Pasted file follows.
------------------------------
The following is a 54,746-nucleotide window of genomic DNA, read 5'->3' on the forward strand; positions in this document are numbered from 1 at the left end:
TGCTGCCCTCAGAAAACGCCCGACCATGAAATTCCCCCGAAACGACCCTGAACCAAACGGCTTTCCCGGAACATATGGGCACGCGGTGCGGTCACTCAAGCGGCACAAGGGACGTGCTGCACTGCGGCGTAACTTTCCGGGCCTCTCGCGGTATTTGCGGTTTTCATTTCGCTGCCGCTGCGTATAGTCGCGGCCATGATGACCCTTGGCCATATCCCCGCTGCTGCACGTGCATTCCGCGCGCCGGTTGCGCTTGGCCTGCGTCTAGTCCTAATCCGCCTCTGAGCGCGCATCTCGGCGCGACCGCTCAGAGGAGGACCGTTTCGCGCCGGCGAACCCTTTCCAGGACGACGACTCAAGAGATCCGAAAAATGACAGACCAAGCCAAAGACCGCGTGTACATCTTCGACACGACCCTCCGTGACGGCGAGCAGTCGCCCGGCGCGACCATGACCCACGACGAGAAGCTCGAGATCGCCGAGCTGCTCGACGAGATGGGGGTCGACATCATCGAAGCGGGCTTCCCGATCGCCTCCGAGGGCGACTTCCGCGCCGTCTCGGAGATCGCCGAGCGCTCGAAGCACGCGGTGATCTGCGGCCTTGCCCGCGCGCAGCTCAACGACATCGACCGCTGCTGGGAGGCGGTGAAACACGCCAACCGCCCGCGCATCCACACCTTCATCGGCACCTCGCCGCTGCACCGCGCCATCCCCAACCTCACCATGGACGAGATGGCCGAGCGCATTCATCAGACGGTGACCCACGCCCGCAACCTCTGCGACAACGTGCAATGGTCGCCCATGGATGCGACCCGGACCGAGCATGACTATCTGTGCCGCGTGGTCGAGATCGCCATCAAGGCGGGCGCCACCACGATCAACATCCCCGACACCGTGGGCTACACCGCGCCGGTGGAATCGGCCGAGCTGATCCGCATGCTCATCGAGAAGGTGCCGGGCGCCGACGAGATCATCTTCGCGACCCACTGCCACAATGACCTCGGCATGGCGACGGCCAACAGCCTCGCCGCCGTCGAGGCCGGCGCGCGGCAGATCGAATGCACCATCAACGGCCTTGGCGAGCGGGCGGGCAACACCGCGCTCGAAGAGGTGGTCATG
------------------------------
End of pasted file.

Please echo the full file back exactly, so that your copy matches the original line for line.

The following is a 54,746-nucleotide window of genomic DNA, read 5'->3' on the forward strand; positions in this document are numbered from 1 at the left end:
TGCTGCCCTCAGAAAACGCCCGACCATGAAATTCCCCCGAAACGACCCTGAACCAAACGGCTTTCCCGGAACATATGGGCACGCGGTGCGGTCACTCAAGCGGCACAAGGGACGTGCTGCACTGCGGCGTAACTTTCCGGGCCTCTCGCGGTATTTGCGGTTTTCATTTCGCTGCCGCTGCGTATAGTCGCGGCCATGATGACCCTTGGCCATATCCCCGCTGCTGCACGTGCATTCCGCGCGCCGGTTGCGCTTGGCCTGCGTCTAGTCCTAATCCGCCTCTGAGCGCGCATCTCGGCGCGACCGCTCAGAGGAGGACCGTTTCGCGCCGGCGAACCCTTTCCAGGACGACGACTCAAGAGATCCGAAAAATGACAGACCAAGCCAAAGACCGCGTGTACATCTTCGACACGACCCTCCGTGACGGCGAGCAGTCGCCCGGCGCGACCATGACCCACGACGAGAAGCTCGAGATCGCCGAGCTGCTCGACGAGATGGGGGTCGACATCATCGAAGCGGGCTTCCCGATCGCCTCCGAGGGCGACTTCCGCGCCGTCTCGGAGATCGCCGAGCGCTCGAAGCACGCGGTGATCTGCGGCCTTGCCCGCGCGCAGCTCAACGACATCGACCGCTGCTGGGAGGCGGTGAAACACGCCAACCGCCCGCGCATCCACACCTTCATCGGCACCTCGCCGCTGCACCGCGCCATCCCCAACCTCACCATGGACGAGATGGCCGAGCGCATTCATCAGACGGTGACCCACGCCCGCAACCTCTGCGACAACGTGCAATGGTCGCCCATGGATGCGACCCGGACCGAGCATGACTATCTGTGCCGCGTGGTCGAGATCGCCATCAAGGCGGGCGCCACCACGATCAACATCCCCGACACCGTGGGCTACACCGCGCCGGTGGAATCGGCCGAGCTGATCCGCATGCTCATCGAGAAGGTGCCGGGCGCCGACGAGATCATCTTCGCGACCCACTGCCACAATGACCTCGGCATGGCGACGGCCAACAGCCTCGCCGCCGTCGAGGCCGGCGCGCGGCAGATCGAATGCACCATCAACGGCCTTGGCGAGCGGGCGGGCAACACCGCGCTCGAAGAGGTGGTCATG